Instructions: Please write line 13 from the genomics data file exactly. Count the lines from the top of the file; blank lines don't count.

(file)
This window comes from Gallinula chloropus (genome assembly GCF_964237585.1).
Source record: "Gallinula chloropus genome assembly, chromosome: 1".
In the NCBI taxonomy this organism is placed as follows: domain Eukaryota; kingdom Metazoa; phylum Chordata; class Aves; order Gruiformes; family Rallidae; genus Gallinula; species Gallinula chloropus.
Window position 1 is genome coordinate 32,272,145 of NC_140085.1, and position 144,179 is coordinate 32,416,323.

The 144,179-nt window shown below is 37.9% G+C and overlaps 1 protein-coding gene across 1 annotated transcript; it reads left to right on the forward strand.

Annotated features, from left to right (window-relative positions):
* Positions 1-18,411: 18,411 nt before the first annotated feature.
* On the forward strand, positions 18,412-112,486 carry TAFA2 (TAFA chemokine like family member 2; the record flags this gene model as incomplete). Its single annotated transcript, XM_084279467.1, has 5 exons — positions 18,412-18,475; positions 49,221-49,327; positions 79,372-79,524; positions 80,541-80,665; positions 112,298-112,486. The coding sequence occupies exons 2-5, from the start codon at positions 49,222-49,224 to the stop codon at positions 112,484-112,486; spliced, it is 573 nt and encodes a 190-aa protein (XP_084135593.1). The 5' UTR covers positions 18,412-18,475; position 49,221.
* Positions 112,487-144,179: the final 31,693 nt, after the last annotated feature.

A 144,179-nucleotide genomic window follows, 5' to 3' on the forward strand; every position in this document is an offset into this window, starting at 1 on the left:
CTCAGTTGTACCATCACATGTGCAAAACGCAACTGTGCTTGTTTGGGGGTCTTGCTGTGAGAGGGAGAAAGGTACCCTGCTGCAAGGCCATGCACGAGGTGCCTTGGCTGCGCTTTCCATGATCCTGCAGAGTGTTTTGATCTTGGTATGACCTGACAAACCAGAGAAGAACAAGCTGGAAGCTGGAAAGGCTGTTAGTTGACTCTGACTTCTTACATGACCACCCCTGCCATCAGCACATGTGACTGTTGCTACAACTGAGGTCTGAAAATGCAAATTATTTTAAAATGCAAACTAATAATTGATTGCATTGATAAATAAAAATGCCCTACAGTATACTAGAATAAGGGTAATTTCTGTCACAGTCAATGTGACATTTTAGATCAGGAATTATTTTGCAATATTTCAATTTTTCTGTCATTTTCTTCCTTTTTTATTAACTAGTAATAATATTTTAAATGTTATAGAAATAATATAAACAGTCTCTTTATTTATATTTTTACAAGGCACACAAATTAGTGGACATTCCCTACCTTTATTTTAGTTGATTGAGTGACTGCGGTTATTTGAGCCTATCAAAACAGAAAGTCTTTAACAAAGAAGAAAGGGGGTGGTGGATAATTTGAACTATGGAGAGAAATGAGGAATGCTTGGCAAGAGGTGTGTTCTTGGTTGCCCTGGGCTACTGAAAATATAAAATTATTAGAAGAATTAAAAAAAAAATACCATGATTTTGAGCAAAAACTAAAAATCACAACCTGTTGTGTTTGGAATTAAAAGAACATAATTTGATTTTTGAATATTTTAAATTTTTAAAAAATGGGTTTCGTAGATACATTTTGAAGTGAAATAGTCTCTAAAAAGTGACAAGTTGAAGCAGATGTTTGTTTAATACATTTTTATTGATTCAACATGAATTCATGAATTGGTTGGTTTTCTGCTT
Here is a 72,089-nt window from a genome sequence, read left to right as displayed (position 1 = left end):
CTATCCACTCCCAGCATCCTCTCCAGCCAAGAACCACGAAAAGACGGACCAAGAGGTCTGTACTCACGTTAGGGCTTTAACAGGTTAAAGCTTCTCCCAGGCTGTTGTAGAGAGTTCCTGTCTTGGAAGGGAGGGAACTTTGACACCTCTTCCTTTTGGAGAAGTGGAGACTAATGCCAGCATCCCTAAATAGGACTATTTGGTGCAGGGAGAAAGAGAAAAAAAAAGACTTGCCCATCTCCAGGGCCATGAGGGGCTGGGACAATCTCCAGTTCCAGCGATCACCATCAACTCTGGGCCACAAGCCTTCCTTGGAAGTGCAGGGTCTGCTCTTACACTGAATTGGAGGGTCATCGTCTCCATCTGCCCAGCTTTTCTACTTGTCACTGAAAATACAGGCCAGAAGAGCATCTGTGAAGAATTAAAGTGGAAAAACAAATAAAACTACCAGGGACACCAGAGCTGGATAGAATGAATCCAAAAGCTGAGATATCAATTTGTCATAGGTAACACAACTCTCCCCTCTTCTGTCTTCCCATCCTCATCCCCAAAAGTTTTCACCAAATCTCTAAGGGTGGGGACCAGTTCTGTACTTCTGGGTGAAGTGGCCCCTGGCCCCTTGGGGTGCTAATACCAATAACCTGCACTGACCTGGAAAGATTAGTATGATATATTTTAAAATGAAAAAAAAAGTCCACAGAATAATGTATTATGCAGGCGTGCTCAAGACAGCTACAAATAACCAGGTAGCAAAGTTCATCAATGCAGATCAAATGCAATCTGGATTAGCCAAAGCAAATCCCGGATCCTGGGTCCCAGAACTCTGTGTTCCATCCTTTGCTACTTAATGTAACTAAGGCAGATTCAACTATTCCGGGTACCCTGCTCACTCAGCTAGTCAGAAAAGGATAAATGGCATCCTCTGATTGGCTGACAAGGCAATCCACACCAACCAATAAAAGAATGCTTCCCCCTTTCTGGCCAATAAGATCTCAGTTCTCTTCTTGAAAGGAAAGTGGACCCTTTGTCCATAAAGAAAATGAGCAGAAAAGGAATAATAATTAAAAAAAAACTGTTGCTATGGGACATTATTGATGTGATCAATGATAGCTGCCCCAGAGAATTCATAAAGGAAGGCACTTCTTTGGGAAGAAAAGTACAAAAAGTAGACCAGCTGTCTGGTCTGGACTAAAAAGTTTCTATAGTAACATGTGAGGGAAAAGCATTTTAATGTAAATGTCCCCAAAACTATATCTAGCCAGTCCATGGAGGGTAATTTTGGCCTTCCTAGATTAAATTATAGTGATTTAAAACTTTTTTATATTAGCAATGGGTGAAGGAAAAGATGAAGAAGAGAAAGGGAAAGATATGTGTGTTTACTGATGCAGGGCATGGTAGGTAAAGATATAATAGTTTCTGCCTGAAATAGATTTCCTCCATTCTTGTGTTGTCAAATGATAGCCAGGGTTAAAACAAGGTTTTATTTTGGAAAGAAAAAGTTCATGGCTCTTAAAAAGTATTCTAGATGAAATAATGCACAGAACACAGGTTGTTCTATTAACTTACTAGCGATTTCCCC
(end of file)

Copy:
CTATCCACTCCCAGCATCCTCTCCAGCCAAGAACCACGAAAAGACGGACCAAGAGGTCTGTACTCACGTTAGGGCTTTAACAGGTTAAAGCTTCTCCCAGGCTGTTGTAGAGAGTTCCTGTCTTGGAAGGGAGGGAACTTTGACACCTCTTCCTTTTGGAGAAGTGGAGACTAATGCCAGCATCCCTAAATAGGACTATTTGGTGCAGGGAGAAAGAGAAAAAAAAAGACTTGCCCATCTCCAGGGCCATGAGGGGCTGGGACAATCTCCAGTTCCAGCGATCACCATCAACTCTGGGCCACAAGCCTTCCTTGGAAGTGCAGGGTCTGCTCTTACACTGAATTGGAGGGTCATCGTCTCCATCTGCCCAGCTTTTCTACTTGTCACTGAAAATACAGGCCAGAAGAGCATCTGTGAAGAATTAAAGTGGAAAAACAAATAAAACTACCAGGGACACCAGAGCTGGATAGAATGAATCCAAAAGCTGAGATATCAATTTGTCATAGGTAACACAACTCTCCCCTCTTCTGTCTTCCCATCCTCATCCCCAAAAGTTTTCACCAAATCTCTAAGGGTGGGGACCAGTTCTGTACTTCTGGGTGAAGTGGCCCCTGGCCCCTTGGGGTGCTAATACCAATAACCTGCACTGACCTGGAAAGATTAGTATGATATATTTTAAAATGAAAAAAAAAGTCCACAGAATAATGTATTATGCAGGCGTGCTCAAGACAGCTACAAATAACCAGGTAGCAAAGTTCATCAATGCAGATCAAATGCAATCTGGATTAGCCAAAGCAAATCCCGGATCCTGGGTCCCAGAACTCTGTGTTCCATCCTTTGCTACTTAATGTAACTAAGGCAGATTCAACTATTCCGGGTACCCTGCTCACTCAGCTAGTCAGAAAAGGATAAATGGCATCCTCTGATTGGCTGACAAGGCAATCCACACCAACCAATAAAAGAATGCTTCCCCCTTTCTGGCCAATAAGATCTCAGTTCTCTTCTTGAAAGGAAAGTGGACCCTTTGTCCATAAAGAAAATGAGCAGAAAAGGAATAATAATTAAAAAAAAACTGTTGCTATGGGACATTATTGATGTGATCAATGATAGCTGCCCCAGAGAATTCATAAAGGAAGGCACTTCTTTGGGAAGAAAAGTACAAAAAGTAGACCAGCTGTCTGGTCTGGACTAAAAAGTTTCTATAGTAACATGTGAGGGAAAAGCATTTTAATGTAAATGTCCCCAAAACTATATCTAGCCAGTCCATGGAGGGTAATTTTGGCCTTCCTAGATTAAATTATAGTGATTTAAAACTTTTTTATATTAGCAATGGGTGAAGGAAAAGATGAAGAAGAGAAAGGGAAAGATATGTGTGTTTACTGATGCAGGGCATGGTAGGTAAAGATATAATAGTTTCTGCCTGAAATAGATTTCCTCCATTCTTGTGTTGTCAAATGATAGCCAGGGTTAAAACAAGGTTTTATTTTGGAAAGAAAAAGTTCATGGCTCTTAAAAAGTATTCTAGATGAAATAATGCACAGAACACAGGTTGTTCTATTAACTTACTAGCGATTTCCCC